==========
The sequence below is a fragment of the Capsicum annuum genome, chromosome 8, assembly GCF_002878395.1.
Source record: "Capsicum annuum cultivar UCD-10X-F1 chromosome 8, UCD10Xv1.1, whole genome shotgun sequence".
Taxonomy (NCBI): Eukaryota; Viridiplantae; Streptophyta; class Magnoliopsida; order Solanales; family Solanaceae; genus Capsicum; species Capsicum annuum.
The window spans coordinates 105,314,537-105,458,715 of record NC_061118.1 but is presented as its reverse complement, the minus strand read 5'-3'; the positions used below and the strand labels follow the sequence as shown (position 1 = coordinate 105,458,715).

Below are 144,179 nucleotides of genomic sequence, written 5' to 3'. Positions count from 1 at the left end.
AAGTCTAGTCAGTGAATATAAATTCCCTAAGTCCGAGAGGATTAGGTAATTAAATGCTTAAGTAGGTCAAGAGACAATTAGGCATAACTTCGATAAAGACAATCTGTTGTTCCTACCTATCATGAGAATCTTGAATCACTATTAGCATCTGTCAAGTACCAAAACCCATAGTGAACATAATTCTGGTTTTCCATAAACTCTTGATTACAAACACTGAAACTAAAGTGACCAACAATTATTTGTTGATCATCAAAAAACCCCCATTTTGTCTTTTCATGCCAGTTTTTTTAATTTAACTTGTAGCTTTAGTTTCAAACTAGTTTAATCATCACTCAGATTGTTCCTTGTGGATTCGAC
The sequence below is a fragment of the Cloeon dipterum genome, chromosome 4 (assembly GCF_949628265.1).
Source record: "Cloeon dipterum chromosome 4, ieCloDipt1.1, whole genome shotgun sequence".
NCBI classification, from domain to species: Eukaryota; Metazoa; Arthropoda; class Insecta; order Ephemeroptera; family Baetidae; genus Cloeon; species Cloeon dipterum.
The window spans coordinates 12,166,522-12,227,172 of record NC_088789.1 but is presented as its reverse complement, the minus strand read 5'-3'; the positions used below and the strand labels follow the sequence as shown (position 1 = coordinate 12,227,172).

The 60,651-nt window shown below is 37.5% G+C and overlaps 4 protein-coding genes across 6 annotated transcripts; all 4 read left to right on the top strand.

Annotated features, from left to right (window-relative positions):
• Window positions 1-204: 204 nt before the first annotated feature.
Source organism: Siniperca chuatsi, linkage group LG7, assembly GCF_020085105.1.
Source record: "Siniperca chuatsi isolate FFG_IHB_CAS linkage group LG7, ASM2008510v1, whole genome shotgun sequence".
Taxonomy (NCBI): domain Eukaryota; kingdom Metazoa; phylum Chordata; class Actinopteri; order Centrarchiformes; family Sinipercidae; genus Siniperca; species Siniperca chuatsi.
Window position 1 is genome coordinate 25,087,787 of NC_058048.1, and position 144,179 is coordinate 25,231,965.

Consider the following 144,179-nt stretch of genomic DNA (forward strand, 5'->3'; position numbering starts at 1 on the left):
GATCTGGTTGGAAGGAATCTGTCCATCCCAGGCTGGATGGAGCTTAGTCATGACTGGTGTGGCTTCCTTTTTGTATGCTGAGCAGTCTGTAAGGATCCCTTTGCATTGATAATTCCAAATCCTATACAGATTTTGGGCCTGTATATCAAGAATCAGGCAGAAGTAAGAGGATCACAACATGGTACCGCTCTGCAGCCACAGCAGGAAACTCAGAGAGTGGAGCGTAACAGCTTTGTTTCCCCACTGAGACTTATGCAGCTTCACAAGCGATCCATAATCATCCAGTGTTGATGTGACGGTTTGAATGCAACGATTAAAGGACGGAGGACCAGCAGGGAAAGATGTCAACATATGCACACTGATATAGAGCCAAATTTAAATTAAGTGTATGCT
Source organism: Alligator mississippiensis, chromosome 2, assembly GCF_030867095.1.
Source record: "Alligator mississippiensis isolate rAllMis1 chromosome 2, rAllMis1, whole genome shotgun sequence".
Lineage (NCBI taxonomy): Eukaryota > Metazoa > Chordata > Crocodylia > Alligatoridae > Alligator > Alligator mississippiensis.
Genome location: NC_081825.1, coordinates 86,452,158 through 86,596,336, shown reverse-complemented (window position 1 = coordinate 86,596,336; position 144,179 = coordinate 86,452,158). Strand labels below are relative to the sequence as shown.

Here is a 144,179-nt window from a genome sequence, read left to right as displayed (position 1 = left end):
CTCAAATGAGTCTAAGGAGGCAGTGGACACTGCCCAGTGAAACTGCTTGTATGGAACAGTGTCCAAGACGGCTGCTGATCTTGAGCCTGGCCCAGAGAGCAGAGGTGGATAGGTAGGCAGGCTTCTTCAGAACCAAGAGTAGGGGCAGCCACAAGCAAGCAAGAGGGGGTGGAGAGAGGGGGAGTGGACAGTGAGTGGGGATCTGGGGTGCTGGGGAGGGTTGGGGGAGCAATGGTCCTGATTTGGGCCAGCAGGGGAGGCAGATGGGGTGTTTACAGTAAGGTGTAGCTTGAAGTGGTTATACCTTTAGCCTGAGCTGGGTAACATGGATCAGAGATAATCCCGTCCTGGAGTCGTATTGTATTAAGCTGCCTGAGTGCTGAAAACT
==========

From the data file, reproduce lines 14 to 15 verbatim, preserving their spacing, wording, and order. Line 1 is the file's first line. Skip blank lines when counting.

Source organism: Siniperca chuatsi, linkage group LG7, assembly GCF_020085105.1.
Source record: "Siniperca chuatsi isolate FFG_IHB_CAS linkage group LG7, ASM2008510v1, whole genome shotgun sequence".